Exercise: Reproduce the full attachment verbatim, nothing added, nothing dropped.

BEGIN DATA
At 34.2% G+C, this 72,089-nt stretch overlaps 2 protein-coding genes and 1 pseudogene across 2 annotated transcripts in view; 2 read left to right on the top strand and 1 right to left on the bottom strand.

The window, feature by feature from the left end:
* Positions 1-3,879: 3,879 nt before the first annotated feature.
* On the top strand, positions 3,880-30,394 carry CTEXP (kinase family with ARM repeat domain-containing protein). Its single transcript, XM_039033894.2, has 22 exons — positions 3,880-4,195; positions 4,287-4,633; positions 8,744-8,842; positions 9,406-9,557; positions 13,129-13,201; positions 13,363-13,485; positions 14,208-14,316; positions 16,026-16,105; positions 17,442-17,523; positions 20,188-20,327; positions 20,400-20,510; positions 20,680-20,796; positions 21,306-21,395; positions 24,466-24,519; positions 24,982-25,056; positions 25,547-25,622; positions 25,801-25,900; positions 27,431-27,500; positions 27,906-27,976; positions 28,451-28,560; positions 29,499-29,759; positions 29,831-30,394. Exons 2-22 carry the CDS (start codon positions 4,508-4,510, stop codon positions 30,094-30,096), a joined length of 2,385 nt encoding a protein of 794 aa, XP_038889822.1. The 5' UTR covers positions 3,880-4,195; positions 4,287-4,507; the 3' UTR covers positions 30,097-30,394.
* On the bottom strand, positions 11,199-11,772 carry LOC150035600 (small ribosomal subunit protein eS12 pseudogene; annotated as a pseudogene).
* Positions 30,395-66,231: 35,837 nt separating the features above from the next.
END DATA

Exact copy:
At 34.2% G+C, this 72,089-nt stretch overlaps 2 protein-coding genes and 1 pseudogene across 2 annotated transcripts in view; 2 read left to right on the top strand and 1 right to left on the bottom strand.

The window, feature by feature from the left end:
* Positions 1-3,879: 3,879 nt before the first annotated feature.
* On the top strand, positions 3,880-30,394 carry CTEXP (kinase family with ARM repeat domain-containing protein). Its single transcript, XM_039033894.2, has 22 exons — positions 3,880-4,195; positions 4,287-4,633; positions 8,744-8,842; positions 9,406-9,557; positions 13,129-13,201; positions 13,363-13,485; positions 14,208-14,316; positions 16,026-16,105; positions 17,442-17,523; positions 20,188-20,327; positions 20,400-20,510; positions 20,680-20,796; positions 21,306-21,395; positions 24,466-24,519; positions 24,982-25,056; positions 25,547-25,622; positions 25,801-25,900; positions 27,431-27,500; positions 27,906-27,976; positions 28,451-28,560; positions 29,499-29,759; positions 29,831-30,394. Exons 2-22 carry the CDS (start codon positions 4,508-4,510, stop codon positions 30,094-30,096), a joined length of 2,385 nt encoding a protein of 794 aa, XP_038889822.1. The 5' UTR covers positions 3,880-4,195; positions 4,287-4,507; the 3' UTR covers positions 30,097-30,394.
* On the bottom strand, positions 11,199-11,772 carry LOC150035600 (small ribosomal subunit protein eS12 pseudogene; annotated as a pseudogene).
* Positions 30,395-66,231: 35,837 nt separating the features above from the next.